Forgotten Bookshelf: Our Animal Friends at Maple Hill Farm by Alice and Martin Provensen
What is it about the autumn that makes me want to go out and visit a farm? There’s something about the crisp air and fragrant earth that makes me want to go out and enjoy it more, I suppose. However, dropping the day’s already-made plans and hoofing it out to the countryside isn’t an option for everybody. In lieu of that, may I proudly present this lovely picture book as a possible substitute?
This volume is more closely related to a sketchbook than a conventional picture book – it contains a wealth of large and small watercolor illustrations of all the animals that inhabit your run-of-the-mill small family farm, from the horses, sheep, and pigs down to the woodpeckers and moths that are occasionally seen flitting around the farmhouse. The Provensen’s illustrations show the same folk-art style that is exhibited in their well-known books The Glorious Flight and A Visit to William Blake’s Inn, but are more casual here – the animals and human figures sport a heavier line and rounded, almost cartoonish bodies, but this gives the book an authentic, intimate feel, as if they had been penned this morning just for you on the front porch.
What is really remarkable here is the Provensen’s ability to give a real sense of the animal’s personalities and behavior. Each one is allotted just a paragraph or a few sentences, but it manages to capture the essence of each creature in a clear, straightforward way, such as in these samples:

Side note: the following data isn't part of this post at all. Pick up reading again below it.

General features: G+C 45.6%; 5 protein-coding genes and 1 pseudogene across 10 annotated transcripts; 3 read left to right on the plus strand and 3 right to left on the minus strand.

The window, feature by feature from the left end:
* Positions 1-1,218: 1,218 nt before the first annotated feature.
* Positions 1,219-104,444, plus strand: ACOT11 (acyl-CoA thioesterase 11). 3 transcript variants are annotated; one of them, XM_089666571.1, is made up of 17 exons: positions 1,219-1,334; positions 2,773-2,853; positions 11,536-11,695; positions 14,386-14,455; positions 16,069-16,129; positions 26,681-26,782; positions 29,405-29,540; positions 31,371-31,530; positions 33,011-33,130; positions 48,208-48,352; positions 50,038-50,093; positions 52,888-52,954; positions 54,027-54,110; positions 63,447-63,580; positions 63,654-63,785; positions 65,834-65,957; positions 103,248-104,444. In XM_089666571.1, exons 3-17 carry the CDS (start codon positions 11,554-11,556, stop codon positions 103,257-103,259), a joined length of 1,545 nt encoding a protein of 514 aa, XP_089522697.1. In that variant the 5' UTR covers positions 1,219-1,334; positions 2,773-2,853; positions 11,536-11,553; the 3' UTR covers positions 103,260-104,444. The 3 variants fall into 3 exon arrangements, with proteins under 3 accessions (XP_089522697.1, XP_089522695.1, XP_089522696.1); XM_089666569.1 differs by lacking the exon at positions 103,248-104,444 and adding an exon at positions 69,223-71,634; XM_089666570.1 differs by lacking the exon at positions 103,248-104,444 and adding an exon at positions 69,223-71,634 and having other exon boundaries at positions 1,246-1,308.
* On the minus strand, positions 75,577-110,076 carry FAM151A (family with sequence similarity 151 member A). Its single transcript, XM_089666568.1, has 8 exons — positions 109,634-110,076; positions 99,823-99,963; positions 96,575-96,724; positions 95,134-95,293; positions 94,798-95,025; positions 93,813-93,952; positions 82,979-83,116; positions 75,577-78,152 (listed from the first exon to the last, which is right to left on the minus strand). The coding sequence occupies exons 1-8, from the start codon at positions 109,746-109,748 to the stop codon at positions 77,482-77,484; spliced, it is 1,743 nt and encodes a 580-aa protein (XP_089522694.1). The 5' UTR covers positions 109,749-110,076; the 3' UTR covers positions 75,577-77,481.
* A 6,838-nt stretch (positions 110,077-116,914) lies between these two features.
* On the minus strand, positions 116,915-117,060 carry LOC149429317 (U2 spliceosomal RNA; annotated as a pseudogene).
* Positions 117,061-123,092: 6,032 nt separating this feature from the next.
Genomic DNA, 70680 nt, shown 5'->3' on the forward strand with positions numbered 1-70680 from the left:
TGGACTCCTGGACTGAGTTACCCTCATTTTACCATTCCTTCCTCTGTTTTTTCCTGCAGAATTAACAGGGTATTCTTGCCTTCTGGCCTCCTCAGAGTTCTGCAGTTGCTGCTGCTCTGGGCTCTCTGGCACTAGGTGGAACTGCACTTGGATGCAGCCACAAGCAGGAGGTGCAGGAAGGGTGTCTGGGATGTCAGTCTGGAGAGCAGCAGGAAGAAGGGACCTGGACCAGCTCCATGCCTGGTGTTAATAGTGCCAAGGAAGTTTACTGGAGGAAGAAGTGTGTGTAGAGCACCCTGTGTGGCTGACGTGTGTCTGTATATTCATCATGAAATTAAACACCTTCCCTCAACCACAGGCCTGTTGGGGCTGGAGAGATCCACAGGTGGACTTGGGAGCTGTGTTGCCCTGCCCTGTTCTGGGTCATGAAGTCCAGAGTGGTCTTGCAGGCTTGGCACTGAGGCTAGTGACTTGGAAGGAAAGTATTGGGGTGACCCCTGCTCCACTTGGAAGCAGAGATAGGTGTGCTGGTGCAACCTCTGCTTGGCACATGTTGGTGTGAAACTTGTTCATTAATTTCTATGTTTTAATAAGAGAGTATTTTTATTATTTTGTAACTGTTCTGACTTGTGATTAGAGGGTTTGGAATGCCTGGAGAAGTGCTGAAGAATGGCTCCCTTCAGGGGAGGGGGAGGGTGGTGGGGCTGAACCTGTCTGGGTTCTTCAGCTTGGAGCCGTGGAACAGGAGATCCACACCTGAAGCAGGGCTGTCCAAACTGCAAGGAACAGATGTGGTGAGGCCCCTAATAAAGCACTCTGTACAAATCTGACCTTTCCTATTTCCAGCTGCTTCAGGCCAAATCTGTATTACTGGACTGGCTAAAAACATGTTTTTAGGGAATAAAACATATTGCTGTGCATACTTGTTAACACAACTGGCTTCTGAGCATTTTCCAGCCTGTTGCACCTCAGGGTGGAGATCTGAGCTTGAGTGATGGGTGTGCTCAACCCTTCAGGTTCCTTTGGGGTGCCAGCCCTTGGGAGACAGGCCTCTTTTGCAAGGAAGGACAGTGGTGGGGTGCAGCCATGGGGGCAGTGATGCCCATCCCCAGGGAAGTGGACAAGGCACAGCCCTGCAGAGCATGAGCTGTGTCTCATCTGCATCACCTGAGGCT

Ichabod and Comanche [two horses] are very sure-footed and the love to gallop . . . they are afraid of silly little things like unexpected pieces of paper.
[The geese] bully the dogs, complain to the cats, and pinch the sheep’s ears. That’s the trouble with geese, who are otherwise nearly perfect.
Whiney [the sheep] is never sure where her own lambs are. This confuses her and makes her cry. She faints when her wool is being shorn. But Whiney has a good friend who likes her and looks after her – a billy goat named Sam.
With its large size and gentle text, this is a perfect outing for animal lovers of all kinds. Like the family at Maple Hill Farm, “the animals that were, the animals that are, and the animals that will be bring joy, laughter, and life.”